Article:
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TRINITY MILLS, TEXAS. Trinity Mills was on Farmers Creek two miles northwest of Carrollton in northwest Dallas County. The site was on the original land grant of A. W. Perry. It was settled in 1853 and named for a gristmill owned by Wade H. Witt and A. W. Perry. The two-story rock structure was built in the late 1840s and was powered by oxen on a treadwheel. A local post office was established in 1858 and was discontinued and reopened four times before its termination in 1915. By 1860 James M. Kennedy had become a full partner in Trinity Mills, which also had a store.

In 1878 the Dallas-Wichita Railroad was constructed through Trinity Mills, and the community subsequently developed as a cattle-shipping center. Three years later it had a general store, a physician, a druggist, and twenty-six farmers. By 1884 the community had a population of 150, two churches, a school, and a Western Union telegraph office. Six years later Trinity Mills had a population of fifty, a nursery, a mineral-water dealer, a safe business, and a farm import business. By 1915 the community had declined to two stores, and in 1930 the population stood at thirty-five. Trinity Mills subsequently became part of Carrollton.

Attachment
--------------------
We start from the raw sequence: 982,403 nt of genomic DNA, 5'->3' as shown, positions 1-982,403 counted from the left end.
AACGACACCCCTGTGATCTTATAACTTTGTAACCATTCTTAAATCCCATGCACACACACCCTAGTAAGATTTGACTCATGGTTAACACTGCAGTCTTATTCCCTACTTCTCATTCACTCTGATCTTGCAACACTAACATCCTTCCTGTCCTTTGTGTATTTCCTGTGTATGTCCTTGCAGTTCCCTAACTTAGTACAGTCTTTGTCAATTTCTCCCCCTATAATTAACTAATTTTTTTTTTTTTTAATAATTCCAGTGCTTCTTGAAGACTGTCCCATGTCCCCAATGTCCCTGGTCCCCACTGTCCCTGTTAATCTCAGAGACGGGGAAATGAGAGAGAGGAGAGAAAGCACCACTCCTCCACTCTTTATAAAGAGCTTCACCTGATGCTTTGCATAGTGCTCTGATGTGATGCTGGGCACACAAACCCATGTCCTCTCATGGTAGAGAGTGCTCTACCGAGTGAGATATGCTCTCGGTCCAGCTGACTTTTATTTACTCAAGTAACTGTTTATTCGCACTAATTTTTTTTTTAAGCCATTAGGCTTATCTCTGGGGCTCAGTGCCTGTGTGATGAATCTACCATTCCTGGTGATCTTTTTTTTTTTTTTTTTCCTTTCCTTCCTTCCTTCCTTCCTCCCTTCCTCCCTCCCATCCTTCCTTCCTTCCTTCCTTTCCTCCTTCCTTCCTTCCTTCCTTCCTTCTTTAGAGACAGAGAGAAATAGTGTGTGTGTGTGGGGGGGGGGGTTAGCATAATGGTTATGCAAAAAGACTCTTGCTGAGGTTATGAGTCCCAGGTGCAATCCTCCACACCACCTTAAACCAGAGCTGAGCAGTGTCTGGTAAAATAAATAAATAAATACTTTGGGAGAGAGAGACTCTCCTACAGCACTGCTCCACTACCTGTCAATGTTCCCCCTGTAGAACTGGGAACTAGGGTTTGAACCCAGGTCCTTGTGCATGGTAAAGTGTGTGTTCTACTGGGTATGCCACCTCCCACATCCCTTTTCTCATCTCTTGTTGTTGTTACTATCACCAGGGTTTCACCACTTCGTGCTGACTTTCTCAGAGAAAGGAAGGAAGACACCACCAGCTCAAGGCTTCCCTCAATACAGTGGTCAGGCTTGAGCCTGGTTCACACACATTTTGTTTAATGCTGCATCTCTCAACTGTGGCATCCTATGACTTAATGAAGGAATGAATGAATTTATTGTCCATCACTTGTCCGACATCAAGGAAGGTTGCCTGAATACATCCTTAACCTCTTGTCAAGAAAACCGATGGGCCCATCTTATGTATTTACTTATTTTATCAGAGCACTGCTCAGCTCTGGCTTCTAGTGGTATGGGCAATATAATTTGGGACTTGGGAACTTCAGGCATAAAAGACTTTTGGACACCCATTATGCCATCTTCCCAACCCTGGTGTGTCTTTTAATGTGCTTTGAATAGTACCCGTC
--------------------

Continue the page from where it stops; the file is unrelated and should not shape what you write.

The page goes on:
Georgia Myers Ogle, comp., Elm Fork Settlements: Farmers Branch and Carrollton (Quanah?, Texas: Nortex, 1977).

Matthew Hayes Nall


The following, adapted from the Chicago Manual of Style, 15th edition, is the preferred citation for this article.

Matthew Hayes Nall, "TRINITY MILLS, TX," Handbook of Texas Online (, accessed August 29, 2015. Uploaded on June 15, 2010. Published by the Texas State Historical Association.

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